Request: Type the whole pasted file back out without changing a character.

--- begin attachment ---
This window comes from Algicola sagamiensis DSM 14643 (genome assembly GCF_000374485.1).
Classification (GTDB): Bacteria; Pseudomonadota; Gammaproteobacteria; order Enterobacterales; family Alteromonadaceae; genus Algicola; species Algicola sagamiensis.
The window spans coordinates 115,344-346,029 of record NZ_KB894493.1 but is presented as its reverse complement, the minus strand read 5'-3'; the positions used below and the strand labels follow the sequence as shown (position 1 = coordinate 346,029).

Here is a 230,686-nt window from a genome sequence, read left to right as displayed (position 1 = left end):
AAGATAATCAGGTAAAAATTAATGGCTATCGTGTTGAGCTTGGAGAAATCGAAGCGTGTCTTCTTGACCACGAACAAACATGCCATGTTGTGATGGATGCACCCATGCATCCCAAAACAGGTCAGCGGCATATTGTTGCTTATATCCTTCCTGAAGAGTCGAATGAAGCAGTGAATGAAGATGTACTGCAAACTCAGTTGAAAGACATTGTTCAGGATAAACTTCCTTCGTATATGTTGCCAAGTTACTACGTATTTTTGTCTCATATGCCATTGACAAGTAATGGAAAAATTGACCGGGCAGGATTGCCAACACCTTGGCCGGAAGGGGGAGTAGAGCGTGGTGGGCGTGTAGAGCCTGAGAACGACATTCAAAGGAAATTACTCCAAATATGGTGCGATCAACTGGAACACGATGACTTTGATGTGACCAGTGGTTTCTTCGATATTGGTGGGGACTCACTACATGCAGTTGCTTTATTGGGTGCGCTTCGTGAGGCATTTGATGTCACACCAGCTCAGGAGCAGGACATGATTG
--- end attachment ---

This window comes from Algicola sagamiensis DSM 14643 (genome assembly GCF_000374485.1).
Classification (GTDB): Bacteria; Pseudomonadota; Gammaproteobacteria; order Enterobacterales; family Alteromonadaceae; genus Algicola; species Algicola sagamiensis.
The window spans coordinates 115,344-346,029 of record NZ_KB894493.1 but is presented as its reverse complement, the minus strand read 5'-3'; the positions used below and the strand labels follow the sequence as shown (position 1 = coordinate 346,029).

Here is a 230,686-nt window from a genome sequence, read left to right as displayed (position 1 = left end):
AAGATAATCAGGTAAAAATTAATGGCTATCGTGTTGAGCTTGGAGAAATCGAAGCGTGTCTTCTTGACCACGAACAAACATGCCATGTTGTGATGGATGCACCCATGCATCCCAAAACAGGTCAGCGGCATATTGTTGCTTATATCCTTCCTGAAGAGTCGAATGAAGCAGTGAATGAAGATGTACTGCAAACTCAGTTGAAAGACATTGTTCAGGATAAACTTCCTTCGTATATGTTGCCAAGTTACTACGTATTTTTGTCTCATATGCCATTGACAAGTAATGGAAAAATTGACCGGGCAGGATTGCCAACACCTTGGCCGGAAGGGGGAGTAGAGCGTGGTGGGCGTGTAGAGCCTGAGAACGACATTCAAAGGAAATTACTCCAAATATGGTGCGATCAACTGGAACACGATGACTTTGATGTGACCAGTGGTTTCTTCGATATTGGTGGGGACTCACTACATGCAGTTGCTTTATTGGGTGCGCTTCGTGAGGCATTTGATGTCACACCAGCTCAGGAGCAGGACATGATTG